Forces And Motion Discussion Question
PHYS 1401 Lab-02: Forces and Motion
· To understand the relationship between applied force, net force, acceleration, and mass for one-dimensional motion.
· To understand how the forces exerted on an object on an inclined plane affect the object’s motion.
Use the PhET simulation Forces and Motion: Basics. https://phet.colorado.edu/sims/html/forces-and-motion-basics/latest/forces-and-motion-basics_en.html
This simulation allows you to push on different objects with a certain horizontal force and see the resulting motion. You can control the mass of the object by using different objects or by stacking up to three objects on top of one another. Click and drag on the objects to move them to the desired location. You can also adjust Friction between None and Lots by using the slider provided on the right side of the window.
While the object is being pushed, you can see the directions and values of the various horizontal forces acting on it, as well as the value of the sum of these forces. In addition, you can display the mass, speed, and acceleration of the object.
1. Open up PHET simulation Forces and Motion: Basics
2. Click “Net Force”
3. Place 2 people that are the same size the same distance away from the cart.
4. Make a prediction about the movement of the cart.
5. AFTER you have observed the actual movement, click on the sum of the forces box at the top right-hand corner of the simulation. Record the number in the data table.
(none, left, right)
Sum of Forces
(0, x-left, x-right)
Same size, same placement on rope.
Same size, different placement on rope.
Different size, same placement on rope.
Different size, different placement on rope.
Fill in the following table with the values of the forces (some boxes have more than one possible correct answer). Capture and insert the screenshot when completing the last three rows.
Force to the right (N)
Force to the left (N)
(N, left or right)
150 N, right
100 N, left
Question-1: What causes objects to move or stay still?
Question-2: Balanced forces cause a change in motion. True or false? How do you know this?
Question-3: Unbalanced forces cause a change in motion. True or false? How do you know this?
Question-4: What do you think would be the best way to divide up your friends for the game of tug-of-war? Be sure to explain your reasoning.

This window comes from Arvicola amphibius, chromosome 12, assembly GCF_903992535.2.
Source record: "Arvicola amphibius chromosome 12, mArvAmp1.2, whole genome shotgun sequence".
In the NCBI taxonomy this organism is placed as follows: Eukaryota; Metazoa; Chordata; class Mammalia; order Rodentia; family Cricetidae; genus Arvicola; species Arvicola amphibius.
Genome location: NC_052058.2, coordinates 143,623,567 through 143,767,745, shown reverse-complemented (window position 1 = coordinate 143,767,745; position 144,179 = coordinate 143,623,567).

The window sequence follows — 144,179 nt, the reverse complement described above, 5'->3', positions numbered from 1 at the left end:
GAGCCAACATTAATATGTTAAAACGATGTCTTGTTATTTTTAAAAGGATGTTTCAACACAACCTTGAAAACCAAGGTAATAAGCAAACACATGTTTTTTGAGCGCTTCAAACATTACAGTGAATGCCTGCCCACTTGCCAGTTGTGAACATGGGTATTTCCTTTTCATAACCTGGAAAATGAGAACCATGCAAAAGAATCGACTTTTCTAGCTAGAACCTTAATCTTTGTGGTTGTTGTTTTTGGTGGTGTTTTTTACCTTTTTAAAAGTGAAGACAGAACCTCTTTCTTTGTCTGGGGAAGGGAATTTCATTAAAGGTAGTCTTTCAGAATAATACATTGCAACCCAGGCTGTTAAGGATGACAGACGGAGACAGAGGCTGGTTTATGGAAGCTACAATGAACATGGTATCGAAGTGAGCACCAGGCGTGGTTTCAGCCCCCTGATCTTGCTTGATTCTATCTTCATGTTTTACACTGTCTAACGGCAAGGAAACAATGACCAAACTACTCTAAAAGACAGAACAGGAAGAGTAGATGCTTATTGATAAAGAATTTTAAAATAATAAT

Start the simulation. Double-click on Acceleration to get started.
Adjust the Applied Force by moving the slider bar (which is at the center bottom of the main window) left or right. Release the slider to stop applying a force on the object. You can also adjust the Applied Force in increments of 50 Newtons by clicking on the left and right arrows above the slider bar. Apply a force on the crate and watch the resulting motion.
Feel free to play around with the simulation and investigate what happens when you click on either the figure or the object, while they are in motion. When you are done, hit reset (round button with a circular arrow, to the right) and set Friction to None prior to beginning Step-1. Make sure that Forces, Sum of Forces, Values, Masses, Speed, and Acceleration are all selected.
Step-1: Choose the 200 kg refrigerator. Set the applied force to 400 N (to the right). Be sure friction is turned off.
Question-5: What is the net force acting on the refrigerator?
Question-6: What is the acceleration of the refrigerator 4 s after the person begins pushing on it with a force of 400 N?
Question-7: What is the acceleration of the refrigerator 30 s after the person begins pushing on it with a force of 400 N?
Question-8: What can you say about the speed of the refrigerator? Does it remain constant, decrease or increase?
Step-2: Adjust the mass of the refrigerator by stacking different objects on top of it.
Question-9: If the mass of the refrigerator is increased (with the Applied Force held constant), what happens to the acceleration?
Step-3: Click the reset button and adjust the Friction back to None. With the 50kg crate selected, use the slider to apply a force of about 100N. After 3 s have elapsed, release the slider so that the Applied Force is now zero, and the figure is standing still.
Question-10: What happens to the crate after the Applied Force (force exerted) goes to zero?
Step-4: Click on the crate to bring it to a stop, then replace it with the refrigerator. Use the slider to apply a force of about 400 N. After 2 s have elapsed in the simulation, decrease the Applied Force (force exerted) slowly back to zero. Try to do this adjustment in roughly 2 s.